By:Patrick J. Cohn, Ph.D.
Stress is a part of everyday life for athletes. The good news is that not all stress is bad stress. In the right amount, stress helps you focus better and achieve what you want.
Stress is a part of everyday life for athletes. The good news is that not all stress is bad stress. In the right amount, stress helps you focus better and achieve what you want. Stress can help athletes be more alert, more motivated, and gain a competitive edge. But bad stress or chronic, non-stop stress is debilitating to an athlete’s health and performance.
Stress occurs when a person perceives that he or she cannot cope with the demands of the environment. Stress occurs as a response to an event that is viewed as threatening, either physical or mental threat. Under stress, persons respond with the “fight or flight response,” which prepares them both mentally and physically to fight or flee the situation. If stress goes on too long, it can be harmful to an athlete’s health and performance.
The sooner you can recognize that you feel stress or anxiety, the faster you can react and shut it down. How do you know when you are under stress? Three changes can occur: (1) Physical, (2) Mental, and (3) Behavioral. Physical changes when under stress may include tense muscles, pounding heart rate, cold or clammy hands, headache, sweating, and a feeling of butterflies in the stomach. Mentally you are stressed when you begin to worry excessively, make poor decisions, have a limited attention span, make mental errors, and are forgetful. Other signs of stress include talking faster than normal, biting one’s nails, pacing, restlessness, hyperactivity, distractibility, and trembling. Under chronic stress the person will seem tired, restless, and feel out of control.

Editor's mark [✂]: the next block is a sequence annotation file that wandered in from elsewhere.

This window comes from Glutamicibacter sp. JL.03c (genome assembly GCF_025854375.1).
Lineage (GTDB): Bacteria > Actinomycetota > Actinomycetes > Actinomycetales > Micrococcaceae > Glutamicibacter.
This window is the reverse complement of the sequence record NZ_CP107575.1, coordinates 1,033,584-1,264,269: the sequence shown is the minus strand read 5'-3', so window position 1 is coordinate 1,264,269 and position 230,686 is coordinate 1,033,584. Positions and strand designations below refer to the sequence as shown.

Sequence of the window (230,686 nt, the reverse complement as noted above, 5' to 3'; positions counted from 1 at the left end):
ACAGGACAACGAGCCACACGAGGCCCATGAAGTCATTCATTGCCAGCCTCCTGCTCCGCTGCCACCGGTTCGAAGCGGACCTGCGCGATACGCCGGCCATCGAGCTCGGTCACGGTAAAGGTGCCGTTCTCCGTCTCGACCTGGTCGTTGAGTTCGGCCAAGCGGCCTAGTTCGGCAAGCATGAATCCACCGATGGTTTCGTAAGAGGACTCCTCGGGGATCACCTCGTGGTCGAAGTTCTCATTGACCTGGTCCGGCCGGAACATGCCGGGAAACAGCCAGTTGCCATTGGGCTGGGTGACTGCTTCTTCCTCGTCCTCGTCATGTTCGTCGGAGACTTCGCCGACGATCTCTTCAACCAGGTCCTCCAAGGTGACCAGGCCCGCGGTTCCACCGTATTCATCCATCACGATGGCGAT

Chronic stress does harm to your health and performance, but moderate stress is helpful to performance. Stress helps you prepare better for the big game, be more alert, and get excited about playing. The important lesson is that you learn when helpful stress turns into harmful stress and be able to cope effectively. Next month, I’ll discuss some stress management techniques.
About the Author
Dr. Patrick J. Cohn is a leading mental game coach who consults with professional and amatuer athletes. He is the author of Going Low, Peak Performance Golf, The Mental Game of Golf and The Mental Art of Putting. For more information call (888) 742-7225. Or sign up for free mental game tips newsletter at: www.peaksports.com.
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